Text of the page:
(By Our Warsaw Correspondent)
The interesting spectacle of a “trial” against the “fourth aliyah,” or middle class Jewish emigration to Palestine, was staged here a few days ago. This extraordinary event was in accordance with an old custom which prevails in East European countries.
The “trial” was based on the charges that the emigrants of the “fourth aliyah” went to Palestine being physically and morally unfit for the difficult role of pioneers, that they had only their own personal material interests in view, that they carried over to Palestine all the undesirable features of small trading as well as the whole mode of life in the diaspora countries of Eastern Europe.
These complaints against the “fourth aliyah” were aired at the public “trial” which began on October 2, before an audience of some 2,000, and at which several members of the “fourth aliyah” who had returned from Palestine after an unsuccessful attempt to settle there, were present as “witnesses.” The “judges” were Deputies Schwartz and Heller and Dr. Bernstein. The “prosecutor” was Deputy Levinson and the “defender” Dr. Gottlieb. Deputy Gruenbaum, former president of the Club of Jewish Sejm Deputies and Engineer Shashkes were also present in the capacity of “experts.”
Following the reading of the “act of accusation” by Deputy Levinson, the “witnesses” were called upon for cross-examination. David Landau, who was first to be questioned, declared in his replies to the “prosecutor” and the “judges” that he has been in Palestine three times and that at present one of his sons and a daughter are living there. Despite the fact that he was unable to settle in the country. Mr. Landau declared that he was still hopeful of doing so in the future. He contended that many of the business men who had settled there long ago are doing very well. He charged that the guilt for the failure of the “fourth aliyah” in Palestine falls largely on the Zionist Executive which has not given the “fourth aliyah” sufficient consideration.
Similar and other complaints were made by the next witness, named Wasserman, who stated that he made an effort to become a farmer in Palestine but did not succeed because he wanted to establish himself on an individual basis while the Jewish National Fund refused to grant him any land for that purpose, and he did not have enough money to buy his own land. In general, he said, he was reluctant to “bury” his money in land. Upon cross examination by Dr. Gottlieb, it appeared that the witness had absolutely no conception about farming and had no preparation whatsoever for such work.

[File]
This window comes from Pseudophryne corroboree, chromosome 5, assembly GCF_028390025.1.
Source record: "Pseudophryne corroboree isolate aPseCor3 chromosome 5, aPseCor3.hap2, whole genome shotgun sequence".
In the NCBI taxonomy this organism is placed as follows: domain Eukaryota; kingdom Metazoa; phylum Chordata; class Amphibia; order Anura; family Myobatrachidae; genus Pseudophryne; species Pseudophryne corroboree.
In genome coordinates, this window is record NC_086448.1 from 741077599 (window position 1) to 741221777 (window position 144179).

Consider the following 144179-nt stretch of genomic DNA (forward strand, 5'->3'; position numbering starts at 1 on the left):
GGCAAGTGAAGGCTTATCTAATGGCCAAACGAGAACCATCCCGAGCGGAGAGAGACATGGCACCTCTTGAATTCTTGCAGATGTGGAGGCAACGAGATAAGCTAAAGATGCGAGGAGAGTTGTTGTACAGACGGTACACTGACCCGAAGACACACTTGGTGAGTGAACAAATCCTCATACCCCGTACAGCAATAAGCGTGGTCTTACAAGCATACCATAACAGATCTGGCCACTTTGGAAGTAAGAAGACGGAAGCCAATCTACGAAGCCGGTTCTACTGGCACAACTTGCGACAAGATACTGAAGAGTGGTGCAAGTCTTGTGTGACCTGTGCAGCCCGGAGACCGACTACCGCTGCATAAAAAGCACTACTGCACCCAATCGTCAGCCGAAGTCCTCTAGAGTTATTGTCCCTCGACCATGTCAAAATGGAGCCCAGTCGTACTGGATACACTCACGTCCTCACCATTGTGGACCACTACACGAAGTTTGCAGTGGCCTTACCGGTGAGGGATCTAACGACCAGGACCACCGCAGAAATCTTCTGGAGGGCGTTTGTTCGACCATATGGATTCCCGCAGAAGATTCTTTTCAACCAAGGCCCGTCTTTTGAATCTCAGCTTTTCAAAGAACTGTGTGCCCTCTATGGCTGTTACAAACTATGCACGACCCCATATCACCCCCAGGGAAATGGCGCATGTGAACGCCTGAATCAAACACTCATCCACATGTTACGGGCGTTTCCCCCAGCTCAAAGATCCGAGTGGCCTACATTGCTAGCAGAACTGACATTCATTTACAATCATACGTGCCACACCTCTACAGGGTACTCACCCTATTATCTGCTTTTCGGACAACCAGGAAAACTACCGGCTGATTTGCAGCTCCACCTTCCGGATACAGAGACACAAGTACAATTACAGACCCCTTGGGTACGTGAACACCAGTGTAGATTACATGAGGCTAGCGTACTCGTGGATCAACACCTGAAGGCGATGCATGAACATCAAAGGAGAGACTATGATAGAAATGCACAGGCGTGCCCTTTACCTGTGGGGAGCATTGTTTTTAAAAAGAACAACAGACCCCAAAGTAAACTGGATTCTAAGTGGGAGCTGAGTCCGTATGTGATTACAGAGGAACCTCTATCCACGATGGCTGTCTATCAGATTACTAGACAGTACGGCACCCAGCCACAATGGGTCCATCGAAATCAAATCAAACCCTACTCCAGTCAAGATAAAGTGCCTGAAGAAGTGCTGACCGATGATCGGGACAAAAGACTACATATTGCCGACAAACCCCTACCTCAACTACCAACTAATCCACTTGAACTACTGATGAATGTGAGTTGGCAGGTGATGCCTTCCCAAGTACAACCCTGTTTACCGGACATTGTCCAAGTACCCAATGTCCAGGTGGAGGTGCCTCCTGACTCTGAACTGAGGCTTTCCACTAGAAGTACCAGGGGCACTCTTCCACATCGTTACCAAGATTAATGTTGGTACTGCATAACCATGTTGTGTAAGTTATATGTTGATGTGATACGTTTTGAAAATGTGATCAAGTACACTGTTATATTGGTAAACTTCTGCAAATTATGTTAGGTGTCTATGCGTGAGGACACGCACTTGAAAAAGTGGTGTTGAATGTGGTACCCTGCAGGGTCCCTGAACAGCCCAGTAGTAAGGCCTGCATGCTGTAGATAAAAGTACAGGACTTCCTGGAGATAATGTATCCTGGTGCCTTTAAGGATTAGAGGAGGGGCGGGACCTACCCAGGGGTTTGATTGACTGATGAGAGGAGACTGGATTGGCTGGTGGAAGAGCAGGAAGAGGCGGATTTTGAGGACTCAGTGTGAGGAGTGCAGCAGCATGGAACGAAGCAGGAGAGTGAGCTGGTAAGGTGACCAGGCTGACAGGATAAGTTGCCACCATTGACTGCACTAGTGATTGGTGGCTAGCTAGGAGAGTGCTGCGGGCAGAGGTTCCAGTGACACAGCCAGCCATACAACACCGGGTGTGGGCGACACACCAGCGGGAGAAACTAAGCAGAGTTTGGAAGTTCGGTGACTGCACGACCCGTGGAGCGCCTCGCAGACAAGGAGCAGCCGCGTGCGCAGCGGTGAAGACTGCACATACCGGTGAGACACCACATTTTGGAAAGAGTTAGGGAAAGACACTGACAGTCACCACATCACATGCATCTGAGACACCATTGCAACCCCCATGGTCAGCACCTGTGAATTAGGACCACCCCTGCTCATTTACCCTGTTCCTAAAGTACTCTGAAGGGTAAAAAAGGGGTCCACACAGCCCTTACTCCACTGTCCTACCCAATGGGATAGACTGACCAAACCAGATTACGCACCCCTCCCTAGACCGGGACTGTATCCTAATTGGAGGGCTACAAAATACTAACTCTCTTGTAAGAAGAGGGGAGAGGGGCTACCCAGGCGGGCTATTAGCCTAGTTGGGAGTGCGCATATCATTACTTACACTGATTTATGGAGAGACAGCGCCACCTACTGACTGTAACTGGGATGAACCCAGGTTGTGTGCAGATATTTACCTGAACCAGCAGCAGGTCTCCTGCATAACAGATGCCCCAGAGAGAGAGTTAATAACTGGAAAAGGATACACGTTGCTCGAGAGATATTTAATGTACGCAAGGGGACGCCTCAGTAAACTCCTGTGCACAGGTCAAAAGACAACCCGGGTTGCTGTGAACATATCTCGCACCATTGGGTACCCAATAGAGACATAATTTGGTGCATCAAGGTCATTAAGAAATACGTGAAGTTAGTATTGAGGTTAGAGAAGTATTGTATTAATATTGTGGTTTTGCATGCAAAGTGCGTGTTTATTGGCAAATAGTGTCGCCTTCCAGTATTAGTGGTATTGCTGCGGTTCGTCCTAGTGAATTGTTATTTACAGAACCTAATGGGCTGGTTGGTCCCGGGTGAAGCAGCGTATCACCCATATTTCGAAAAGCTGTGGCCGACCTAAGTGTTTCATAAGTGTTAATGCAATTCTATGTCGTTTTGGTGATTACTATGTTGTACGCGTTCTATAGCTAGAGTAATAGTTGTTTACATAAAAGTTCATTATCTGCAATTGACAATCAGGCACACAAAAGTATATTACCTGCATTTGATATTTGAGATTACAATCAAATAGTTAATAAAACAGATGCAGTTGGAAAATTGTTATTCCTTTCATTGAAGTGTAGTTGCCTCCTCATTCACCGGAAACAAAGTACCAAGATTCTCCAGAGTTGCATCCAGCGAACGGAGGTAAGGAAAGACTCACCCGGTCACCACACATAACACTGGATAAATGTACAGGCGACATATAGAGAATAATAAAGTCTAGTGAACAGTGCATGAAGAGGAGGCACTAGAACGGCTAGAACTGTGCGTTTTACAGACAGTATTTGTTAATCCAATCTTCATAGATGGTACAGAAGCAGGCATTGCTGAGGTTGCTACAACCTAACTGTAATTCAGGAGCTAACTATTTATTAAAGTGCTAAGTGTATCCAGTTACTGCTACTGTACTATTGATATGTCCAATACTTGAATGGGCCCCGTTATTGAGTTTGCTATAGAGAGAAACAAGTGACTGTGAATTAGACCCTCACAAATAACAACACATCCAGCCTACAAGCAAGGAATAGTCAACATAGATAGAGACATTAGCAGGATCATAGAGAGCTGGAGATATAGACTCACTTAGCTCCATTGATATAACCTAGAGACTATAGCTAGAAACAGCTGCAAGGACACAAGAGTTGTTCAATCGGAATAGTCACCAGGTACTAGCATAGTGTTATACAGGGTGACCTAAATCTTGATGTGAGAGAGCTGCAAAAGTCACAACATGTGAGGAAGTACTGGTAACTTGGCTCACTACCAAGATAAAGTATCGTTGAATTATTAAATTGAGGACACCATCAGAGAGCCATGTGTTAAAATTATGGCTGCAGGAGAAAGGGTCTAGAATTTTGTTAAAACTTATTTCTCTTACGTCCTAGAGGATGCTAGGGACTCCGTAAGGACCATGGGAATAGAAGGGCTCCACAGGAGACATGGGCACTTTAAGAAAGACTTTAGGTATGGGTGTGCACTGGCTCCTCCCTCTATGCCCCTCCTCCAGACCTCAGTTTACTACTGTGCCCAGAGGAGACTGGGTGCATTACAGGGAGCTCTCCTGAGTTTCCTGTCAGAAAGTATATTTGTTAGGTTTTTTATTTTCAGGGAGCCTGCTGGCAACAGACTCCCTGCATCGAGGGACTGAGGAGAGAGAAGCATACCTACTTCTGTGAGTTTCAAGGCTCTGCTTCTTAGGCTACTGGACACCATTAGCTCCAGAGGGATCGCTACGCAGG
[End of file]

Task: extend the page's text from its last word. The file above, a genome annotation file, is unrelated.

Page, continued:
The third witness, Landishtock, was in Palestine twice. The first time, he said, he went there to witness the opening of the Hebrew University, the second time he went there on business. But he was compelled to return. The reason, he declared, is that no attention is paid to artisans. Those in charge are concerned only with the left elements, he accused.
At the conclusion of the cross-examination of the witnesses Deputy Gruenbaum took the floor as an “expert.” There was no need, he stated, to accuse any individuals, even those who acted only in their own material interests. The core of the trouble lies in the conditions which brought about the deplorable situation regarding the “fourth aliyah.” The large emigration of 40,000 individuals in one year, the majority of whom settled in Tel-Aviv, was bound to bring about the land speculation. Questioned by Dr. Gottlieb, Deputy Gruenbaum declared that it would have been impossible to determine in advance which of the immigrants would remain in Palestine and which would return and that in a mass emigration it is practically out of the question to establish a system of selection. Moreover, Deputy Gruenbaum stated his opinion that in all likelihood the recent developments in connection with the “fourth aliyah” will be repeated again and that when the building of the Haifa port will begin it will constitute a second edition of Tel-Aviv.
At further sessions of the “trial” more “witnesses” and “experts” were heard. As a result of the “testimony” presented the “judges” brought in a verdict of “guilty.”
The Archive of the Jewish Telegraphic Agency includes articles published from 1923 to 2008. Archive stories reflect the journalistic standards and practices of the time they were published.